The bank typically sells Treasuries or other securities—or uses funds generated through other cash flow—to purchase BOLI. Since both the source of these funds and BOLI are assets, there is no initial net change to the balance sheet.

The bank earns BOLI income from two sources:
• Growth in cash surrender value
Cash surrender value determines the asset value for accounting purposes for the bank’s BOLI policy. This value increases by the amount of interest credited by the carrier and decreases by the internal cost of insurance charges.

• Net death benefit
The other source of income from BOLI is the net insurance proceeds paid to the bank when a covered employee or former employee dies. The incremental net insurance proceeds above the cash value asset is booked as additional gains.

2 Per FDIC Call Report Data as of 9/30/11.

3 Death proceeds on corporate-owned life insurance, including policies owned by a grantor trust established by the employer, will be received tax-free to the extent they comply with Internal Revenue Code Section 101(j) as well as other applicable state and federal laws.

Because of the inherent tax advantages, BOLI can earn a higher rate of return after-tax than a Treasury investment. By working with quality carriers (those with S&P ratings of A+ and higher) that provide flexible plan features and attractive rates of return, BOLI can drive an increase in earnings per share. The annual increase in cash value and the net insurance above cash value at death are both recorded as gains on a bank’s income statement. By combining BOLI with effective cost-containment/sharing measures, banks can wield a powerful weapon for combating the ever-rising cost of employee health care coverage as well as other employee benefits.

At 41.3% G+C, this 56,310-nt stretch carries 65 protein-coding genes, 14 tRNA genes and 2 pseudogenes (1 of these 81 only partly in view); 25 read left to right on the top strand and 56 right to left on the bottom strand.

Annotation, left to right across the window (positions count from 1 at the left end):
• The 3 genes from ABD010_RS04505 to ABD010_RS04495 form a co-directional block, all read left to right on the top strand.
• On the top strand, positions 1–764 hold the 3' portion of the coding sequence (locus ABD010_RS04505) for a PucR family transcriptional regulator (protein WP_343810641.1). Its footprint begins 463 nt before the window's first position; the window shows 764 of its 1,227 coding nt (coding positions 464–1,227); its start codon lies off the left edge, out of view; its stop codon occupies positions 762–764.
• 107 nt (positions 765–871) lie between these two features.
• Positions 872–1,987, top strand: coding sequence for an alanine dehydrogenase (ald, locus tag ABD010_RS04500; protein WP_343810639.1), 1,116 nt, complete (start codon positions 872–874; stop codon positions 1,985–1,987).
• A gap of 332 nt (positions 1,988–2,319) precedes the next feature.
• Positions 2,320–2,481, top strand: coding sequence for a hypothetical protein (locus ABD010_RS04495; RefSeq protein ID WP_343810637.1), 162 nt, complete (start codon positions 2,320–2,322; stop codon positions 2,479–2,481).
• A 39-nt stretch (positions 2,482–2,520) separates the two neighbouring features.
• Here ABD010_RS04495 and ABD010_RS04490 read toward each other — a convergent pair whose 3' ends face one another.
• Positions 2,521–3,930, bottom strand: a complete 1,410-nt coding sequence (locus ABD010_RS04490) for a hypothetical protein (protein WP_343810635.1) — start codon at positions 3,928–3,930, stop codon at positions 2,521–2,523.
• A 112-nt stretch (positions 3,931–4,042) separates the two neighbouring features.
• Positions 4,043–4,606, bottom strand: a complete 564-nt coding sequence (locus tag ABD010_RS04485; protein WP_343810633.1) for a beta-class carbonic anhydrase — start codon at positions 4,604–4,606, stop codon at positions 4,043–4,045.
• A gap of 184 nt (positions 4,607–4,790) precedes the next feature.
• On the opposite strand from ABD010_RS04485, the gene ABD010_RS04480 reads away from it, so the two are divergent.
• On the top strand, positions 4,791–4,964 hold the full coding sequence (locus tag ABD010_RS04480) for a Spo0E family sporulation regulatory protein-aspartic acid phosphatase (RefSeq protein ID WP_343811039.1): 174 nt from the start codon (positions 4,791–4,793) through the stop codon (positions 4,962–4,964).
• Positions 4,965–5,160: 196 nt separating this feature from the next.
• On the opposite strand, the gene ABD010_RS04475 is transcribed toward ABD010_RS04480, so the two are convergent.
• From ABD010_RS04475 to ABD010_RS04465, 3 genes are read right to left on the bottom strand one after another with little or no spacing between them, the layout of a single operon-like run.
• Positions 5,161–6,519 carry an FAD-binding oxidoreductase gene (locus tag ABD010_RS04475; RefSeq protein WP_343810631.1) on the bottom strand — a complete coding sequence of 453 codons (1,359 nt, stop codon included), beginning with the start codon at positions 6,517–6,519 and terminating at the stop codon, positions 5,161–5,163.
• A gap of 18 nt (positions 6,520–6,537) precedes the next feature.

Utilizing the combined expertise of Equias Alliance and Bean Hamilton Corporate Benefits, Arkansas bankers may put themselves in greater control of future benefit costs.

Equias Alliance is the only Arkansas Bankers Association-endorsed provider of Bank Owned Life Insurance services. Bean Hamilton Corporate Benefits is the only endorsed benefit consultant for the Arkansas Bankers Association. Visit www.arkbankers.org for more information on these exclusive endorsements. To learn more about BOLI for your bank, contact Trey Deupree of Equias Alliance at 469-252-1038 or Fred Bean and Bob Hamilton at 501-221-9408.

Trey Deupree is a registered representative of and securities are offered through ProEquities, Inc. ProEquities, Inc. is a Registered Broker/Dealer, and member FINRA and SIPC. Equias Alliance, LLC and Bean Hamilton Corporate Benefits are independent of ProEquities, Inc. 7200 Bishop Road #240, Plano, TX 75024 Ph: 469-252-1038

This article is for information purposes only; it is not intended as an offer or solicitation for the purchase or sale of any financial instrument and is not intended to present an opinion on legal, tax, accounting or investment matters.